In the past year, fans of computer hardware had many reasons to upgrade the hardware component of their PC. Among the reasons conducive to an upgrade, one can single out the fall in prices for RAM and solid state drives, as well as the release of new central processors and video cards. Now, in the last days of December, it’s time to brush up on all those events and releases that made 2019 not boring. The author takes responsibility for choosing the most interesting topics, and you, dear readers, can always express your opinion in the comments under this article.
By tradition, let’s start with the processor market, where a tense struggle has unfolded for the hearts and wallets of PC enthusiasts. The second half of the year definitely passed under the sign of AMD. The “red” chipmaker brought to market 7nm mainstream Ryzen 3000 processors with up to 16 cores, monstrous EPYC server chips and a new Socket sTRX4 HEDT platform along with the first 3rd generation Ryzen Threadripper. Moreover, Lisa Su’s team even managed to get Intel to revise its pricing strategy, but first things first.
Raven Ridge Refresh
For Advanced Micro Devices, this year began with the debut of Picasso APUs. The new APUs migrated to the Zen + microarchitecture, which is a “refresh” of the original Zen, and are produced using the 12-nm process technology at the facilities of GlobalFoundries. The graphics subsystem has not changed and is still represented by the Radeon Vega video core with up to 11 Compute Units.
Roughly speaking, the new APUs are an improved version of the 14nm Raven Ridge processors. Architecture improvements, coupled with thinner production standards, brought a tangible increase in operating frequencies, and by the time they were released, AMD engineers managed to get rid of most of the «childhood diseases» that owners of the first generation Ryzen APUs faced. Thanks to this, Picasso was perceived with less apprehension not only by ordinary users, but also by large manufacturers of finished PCs and laptops.
As with Raven Ridge chips, the company started with Ryzen Mobile notebook solutions. True, this time the lineup was represented not only by 15-watt solutions, but also by more “gluttonous” H-series APUs with a 35-watt heat pack. AMD created them with the idea of gaming laptops, wanting to break the hegemony of the Core + GeForce bundles, which, in general, it succeeded. We will touch on the topic of laptops in the third part of our story.
At the beginning of summer, AMD Picasso hybrid processors made their way to desktop computers. The Ryzen 3 3200G and Ryzen 5 3400G models offer higher frequencies than their predecessors and occupy lower places in the Ryzen 3000 chip hierarchy. At the same time, the older APU boasts solder under the lid, while the rest use a plastic thermal interface. Already in the fall, the company released a budget dual-core Athlon 3000G processor based on the 14-nm Zen architecture, the main feature of which is the official support for overclocking.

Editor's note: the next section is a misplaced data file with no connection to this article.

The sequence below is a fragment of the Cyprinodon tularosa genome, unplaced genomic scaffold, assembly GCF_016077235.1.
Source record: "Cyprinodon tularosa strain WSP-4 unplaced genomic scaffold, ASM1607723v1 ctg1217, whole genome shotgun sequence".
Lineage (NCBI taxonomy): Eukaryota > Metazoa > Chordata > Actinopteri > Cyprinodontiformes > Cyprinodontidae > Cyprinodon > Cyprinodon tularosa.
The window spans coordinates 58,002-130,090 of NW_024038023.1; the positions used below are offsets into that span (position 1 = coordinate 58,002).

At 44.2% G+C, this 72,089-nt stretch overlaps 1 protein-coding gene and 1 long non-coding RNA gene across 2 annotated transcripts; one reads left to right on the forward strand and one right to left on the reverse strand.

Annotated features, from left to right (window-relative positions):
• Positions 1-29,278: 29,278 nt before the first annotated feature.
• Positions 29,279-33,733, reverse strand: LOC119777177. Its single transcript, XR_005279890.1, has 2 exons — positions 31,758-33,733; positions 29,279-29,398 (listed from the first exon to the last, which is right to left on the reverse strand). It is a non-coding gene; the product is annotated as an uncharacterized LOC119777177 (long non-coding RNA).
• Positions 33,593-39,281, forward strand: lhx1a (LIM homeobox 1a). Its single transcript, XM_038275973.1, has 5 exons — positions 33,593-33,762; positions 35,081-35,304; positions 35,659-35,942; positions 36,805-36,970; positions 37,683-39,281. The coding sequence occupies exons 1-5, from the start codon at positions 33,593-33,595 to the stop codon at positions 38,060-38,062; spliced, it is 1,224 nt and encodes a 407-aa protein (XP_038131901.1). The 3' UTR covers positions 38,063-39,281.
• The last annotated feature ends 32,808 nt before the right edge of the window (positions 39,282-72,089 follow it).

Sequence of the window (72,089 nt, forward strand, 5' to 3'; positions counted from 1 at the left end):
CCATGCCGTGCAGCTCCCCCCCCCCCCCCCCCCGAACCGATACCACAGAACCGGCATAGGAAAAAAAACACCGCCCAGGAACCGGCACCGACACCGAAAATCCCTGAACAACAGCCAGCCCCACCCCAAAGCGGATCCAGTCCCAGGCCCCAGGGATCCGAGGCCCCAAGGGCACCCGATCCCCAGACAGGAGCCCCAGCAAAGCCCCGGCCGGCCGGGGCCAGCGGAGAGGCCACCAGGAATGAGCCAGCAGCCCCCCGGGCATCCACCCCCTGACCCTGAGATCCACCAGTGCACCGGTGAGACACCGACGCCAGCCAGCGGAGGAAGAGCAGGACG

Intel over the past twelve months has been able to bring to market a whole host of new products manufactured to the good old 14nm standards. In January, the 9th generation Core processors saw the light of day with an “F” mark indicating a deactivated graphics core. In all other respects, including the recommended cost, these CPUs repeated full-fledged Coffee Lake-S Refresh models. Intel only corrected the pricing misunderstanding in the fourth quarter, providing a $25 discount on all F-series processors.
In April, the planned expansion of the range of Coffee Lake Refresh processors took place. Mobile CPUs with four to eight cores, designed for use in gaming laptops, as well as a huge number of desktop models, including Celeron, Pentium Gold and 35-watt products with the “T” suffix, joined the previously released desktop chips.
Toward the end of autumn, the Intel Core i9-9900KS went on sale, which is a hastily organized answer to the AMD Ryzen 3000 line. The chipmaker proudly calls it «the world’s best gaming CPU.»
The main difference from the Core i9-9900K released a year earlier lies in the operating frequencies: at the maximum boost-mode frequency of 5.0 GHz, all cores operate at once, and not one or two like their predecessor. This provides the Intel Core i9-9900KS with an advantage out of the box, but the owners of the Core i9-9900K can achieve similar performance manually — just overclock the CPU.
Along with products for the mass market, the blue giant regularly releases new 14nm processors for other segments. For example, at the beginning of 2019, the 28-core “stone” Xeon W-3175X entered the shelves, designed to compete with the older 2nd generation AMD Ryzen Threadripper. It runs on monstrous LGA3647 motherboards like the ASUS ROG Dominus Extreme, Gigabyte C621 Aorus Xtreme, and EVGA SR-3 Dark, and the CPU and motherboard bundle will cost several thousand dollars.